Guatemalan scholar to visit URI Nov. 6 to discuss colonialism’s impact on health care disparities and sustainable solutions

KINGSTON, R.I. – Oct. 28, 2019 – Despite having one of the strongest economies in Latin America, Guatemala faces high levels of poverty and malnutrition, especially among the country’s Indigenous population. In the Quetzaltenango region, which has a high percentage of Indigenous people, 70 percent of children suffer from malnutrition.

As medical director of the 32 Volcanes Health Program, Dr. Carmen-Rosa Alvarado Benitez provides programs helping to create solutions for the health inequalities faced by the Indigenous people of Quetzaltenango, the province in Guatemala’s western highlands where she grew up. Through her work, she has made significant progress to reverse the level of severe stunting in children through nutrition programs and monitoring. Benitez has also spoken widely to international audiences to spotlight the historic and social causes of the disparities in health care she has witnessed in Guatemala.

Benitez will bring that message to the University of Rhode Island when she visits the campus Nov. 4-8 as part of the University’s Distinguished Visiting International Scholars Program. On Wednesday, Nov. 6, Benitez will give a free public lecture, “Colonialism: Disparities in the Americas and Sustainable Solutions for the Future,” at 5:30 p.m. in Room 100 of the Beaupre Center for Chemical and Forensic Sciences, 140 Flagg Road, on the Kingston Campus.

Benitez’s talk will explore the historical, political and social causes of the inequality faced by Guatemala’s Indigenous population, along with effective solutions and how the audience can bring about lasting change. Benitez’s message has a wider reach, says Kelly Matson, clinical professor in the College of Pharmacy, who is hosting Benitez’s visit along with Pharmacy Professor Margaret Charpentier, and Brietta M. Oaks, an assistant professor of nutrition in the College of Health Sciences.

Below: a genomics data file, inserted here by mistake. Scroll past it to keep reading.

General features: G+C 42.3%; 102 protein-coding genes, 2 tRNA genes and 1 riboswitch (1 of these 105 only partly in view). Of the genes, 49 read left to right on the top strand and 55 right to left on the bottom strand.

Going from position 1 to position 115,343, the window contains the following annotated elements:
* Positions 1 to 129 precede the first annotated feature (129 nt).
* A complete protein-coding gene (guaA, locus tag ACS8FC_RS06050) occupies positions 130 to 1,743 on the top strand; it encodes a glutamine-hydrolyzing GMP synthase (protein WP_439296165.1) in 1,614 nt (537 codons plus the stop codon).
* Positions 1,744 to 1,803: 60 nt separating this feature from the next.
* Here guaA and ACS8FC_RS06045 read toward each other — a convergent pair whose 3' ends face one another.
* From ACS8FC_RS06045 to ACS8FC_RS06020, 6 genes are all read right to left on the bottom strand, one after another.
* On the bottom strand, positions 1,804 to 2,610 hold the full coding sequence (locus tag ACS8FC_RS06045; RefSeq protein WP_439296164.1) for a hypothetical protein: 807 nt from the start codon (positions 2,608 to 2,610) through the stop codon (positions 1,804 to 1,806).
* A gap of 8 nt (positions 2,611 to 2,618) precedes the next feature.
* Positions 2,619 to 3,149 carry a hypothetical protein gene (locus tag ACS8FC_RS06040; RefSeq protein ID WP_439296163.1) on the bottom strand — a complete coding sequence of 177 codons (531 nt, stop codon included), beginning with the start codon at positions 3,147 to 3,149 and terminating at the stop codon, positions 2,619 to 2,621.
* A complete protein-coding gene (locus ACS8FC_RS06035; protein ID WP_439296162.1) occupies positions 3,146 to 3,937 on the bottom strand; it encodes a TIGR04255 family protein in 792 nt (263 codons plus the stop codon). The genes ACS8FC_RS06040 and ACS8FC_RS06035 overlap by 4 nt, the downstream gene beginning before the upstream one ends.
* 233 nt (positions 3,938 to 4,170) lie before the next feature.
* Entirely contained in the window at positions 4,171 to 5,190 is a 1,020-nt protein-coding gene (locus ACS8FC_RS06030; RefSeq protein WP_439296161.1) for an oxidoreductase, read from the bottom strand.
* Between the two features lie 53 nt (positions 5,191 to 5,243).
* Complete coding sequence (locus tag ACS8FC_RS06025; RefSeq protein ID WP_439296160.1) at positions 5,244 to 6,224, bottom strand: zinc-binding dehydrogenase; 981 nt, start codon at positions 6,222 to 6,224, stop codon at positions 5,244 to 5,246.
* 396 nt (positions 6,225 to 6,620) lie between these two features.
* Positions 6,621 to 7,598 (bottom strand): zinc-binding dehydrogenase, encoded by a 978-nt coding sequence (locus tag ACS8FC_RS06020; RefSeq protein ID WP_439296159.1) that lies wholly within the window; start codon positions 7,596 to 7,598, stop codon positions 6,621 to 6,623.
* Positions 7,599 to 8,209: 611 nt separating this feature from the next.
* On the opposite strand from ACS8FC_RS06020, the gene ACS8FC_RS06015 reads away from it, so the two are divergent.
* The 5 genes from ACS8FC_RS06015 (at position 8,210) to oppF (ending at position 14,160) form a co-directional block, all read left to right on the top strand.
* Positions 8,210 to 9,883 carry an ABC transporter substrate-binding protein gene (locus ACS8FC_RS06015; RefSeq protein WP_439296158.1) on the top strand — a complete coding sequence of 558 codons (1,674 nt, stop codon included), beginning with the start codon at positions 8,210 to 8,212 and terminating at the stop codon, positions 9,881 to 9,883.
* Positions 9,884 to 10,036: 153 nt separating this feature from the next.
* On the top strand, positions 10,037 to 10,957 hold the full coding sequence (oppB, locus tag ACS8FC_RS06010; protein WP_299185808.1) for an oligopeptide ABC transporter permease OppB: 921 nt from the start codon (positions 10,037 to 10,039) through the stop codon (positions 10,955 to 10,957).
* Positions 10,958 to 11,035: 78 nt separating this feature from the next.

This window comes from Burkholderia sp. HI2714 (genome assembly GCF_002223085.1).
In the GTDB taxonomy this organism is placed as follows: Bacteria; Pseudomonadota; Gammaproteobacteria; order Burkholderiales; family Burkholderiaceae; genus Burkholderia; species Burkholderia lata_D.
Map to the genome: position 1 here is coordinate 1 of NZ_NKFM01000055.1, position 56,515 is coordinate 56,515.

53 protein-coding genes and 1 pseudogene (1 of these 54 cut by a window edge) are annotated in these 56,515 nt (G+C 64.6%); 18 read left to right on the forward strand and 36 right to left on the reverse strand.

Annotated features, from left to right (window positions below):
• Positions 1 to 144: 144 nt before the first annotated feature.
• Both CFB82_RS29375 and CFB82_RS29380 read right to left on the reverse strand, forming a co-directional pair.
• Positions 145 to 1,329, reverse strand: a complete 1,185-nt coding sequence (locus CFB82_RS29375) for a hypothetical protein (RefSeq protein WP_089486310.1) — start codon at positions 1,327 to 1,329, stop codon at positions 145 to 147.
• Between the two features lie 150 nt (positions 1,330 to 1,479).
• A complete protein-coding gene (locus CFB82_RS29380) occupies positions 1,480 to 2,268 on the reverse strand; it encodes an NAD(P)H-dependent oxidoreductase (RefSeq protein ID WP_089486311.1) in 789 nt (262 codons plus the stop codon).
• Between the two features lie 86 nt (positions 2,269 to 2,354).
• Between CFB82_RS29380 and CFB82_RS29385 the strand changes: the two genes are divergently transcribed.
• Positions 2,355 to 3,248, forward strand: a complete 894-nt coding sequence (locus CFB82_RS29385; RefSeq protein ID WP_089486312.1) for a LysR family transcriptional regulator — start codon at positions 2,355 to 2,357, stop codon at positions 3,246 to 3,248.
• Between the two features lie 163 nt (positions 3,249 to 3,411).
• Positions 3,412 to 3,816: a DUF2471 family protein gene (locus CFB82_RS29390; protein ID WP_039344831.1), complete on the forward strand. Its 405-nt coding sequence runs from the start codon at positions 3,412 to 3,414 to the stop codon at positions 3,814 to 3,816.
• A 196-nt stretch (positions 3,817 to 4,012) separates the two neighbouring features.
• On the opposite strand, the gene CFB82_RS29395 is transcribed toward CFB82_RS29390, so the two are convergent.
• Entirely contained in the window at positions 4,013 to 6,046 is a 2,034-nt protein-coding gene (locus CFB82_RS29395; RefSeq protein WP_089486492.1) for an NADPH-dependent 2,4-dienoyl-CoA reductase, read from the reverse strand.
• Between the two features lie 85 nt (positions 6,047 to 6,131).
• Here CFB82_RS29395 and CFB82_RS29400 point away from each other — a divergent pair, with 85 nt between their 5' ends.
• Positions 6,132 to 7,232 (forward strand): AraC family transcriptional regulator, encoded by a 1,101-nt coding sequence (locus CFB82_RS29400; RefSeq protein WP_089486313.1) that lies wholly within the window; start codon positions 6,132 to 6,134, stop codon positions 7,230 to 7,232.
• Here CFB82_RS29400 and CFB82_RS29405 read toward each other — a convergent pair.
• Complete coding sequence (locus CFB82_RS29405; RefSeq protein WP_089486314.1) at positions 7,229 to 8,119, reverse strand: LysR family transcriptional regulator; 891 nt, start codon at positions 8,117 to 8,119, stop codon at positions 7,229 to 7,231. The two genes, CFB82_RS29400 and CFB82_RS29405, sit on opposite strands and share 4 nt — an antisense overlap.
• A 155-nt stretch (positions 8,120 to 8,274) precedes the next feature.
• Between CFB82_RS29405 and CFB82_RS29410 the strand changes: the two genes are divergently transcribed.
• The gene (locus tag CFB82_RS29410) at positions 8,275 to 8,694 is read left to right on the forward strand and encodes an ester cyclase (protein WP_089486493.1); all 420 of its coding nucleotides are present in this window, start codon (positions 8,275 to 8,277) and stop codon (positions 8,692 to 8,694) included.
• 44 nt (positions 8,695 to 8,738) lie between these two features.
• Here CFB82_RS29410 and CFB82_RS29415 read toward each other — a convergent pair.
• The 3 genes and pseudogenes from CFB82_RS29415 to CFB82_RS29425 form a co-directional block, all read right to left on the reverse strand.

“Based upon what has happened in Guatemala through colonialism, Indigenous people have faced issues with food insecurity and lack of access to medical care. Dr. Benitez is going to address that history and how she and others are really trying to help that situation,” said Matson. “I think her understanding of what is happening there could apply to other countries that have gone through the same colonialism.”

Along with nutrition programs, Benitez has developed a holistic approach by incorporating education, music therapy and empowerment in the care she provides. She has also broadened her outreach to include community programs on wider food issues, such as providing cooking classes for patients with diabetes.

“The programs are really focused on education issues, such as how, with food insecurities, can they use what they have to provide a better diet, and how that impacts health,” said Matson. “That is what I think she brings to the table for us. There are health disparities in our country. Are there things that she has accomplished that we could use to find solutions?”

Benitez is co-founder of 32 Volcanes, which provides health and education programs in the western highlands of Guatemala, and she has served as medical director of the region’s Timmy Global Health program, working with medical brigades quarterly to expand the reach of health services. For her work, Benitez has been honored by the Guatemalan government. Benitez earned her undergraduate degree in family medicine and postgraduate degree in genetics and molecular engineering from Universidad San Carlos de Guatemala. She received the prestigious Chevening Scholarship from the British Embassy, and earned her master of science degree in child public health from Swansea University in the United Kingdom

During her visit to URI, Benitez will lecture in a half-dozen pharmacy and nutrition classes; sharing her experiences in community medicine, immunization, inequality, malnutrition and food insecurity, and the prevention and control of infectious disease.

The URI Distinguished Visiting International Scholars program aims to demonstrate the University’s commitment to research and scholarship, strengthen emphasis on global learning and discovery, build international collaborations and enhance the visibility of URI around the globe. The program is sponsored by URI’s Office of the Provost. For more information or to RSVP for the public lecture, visit the University events page.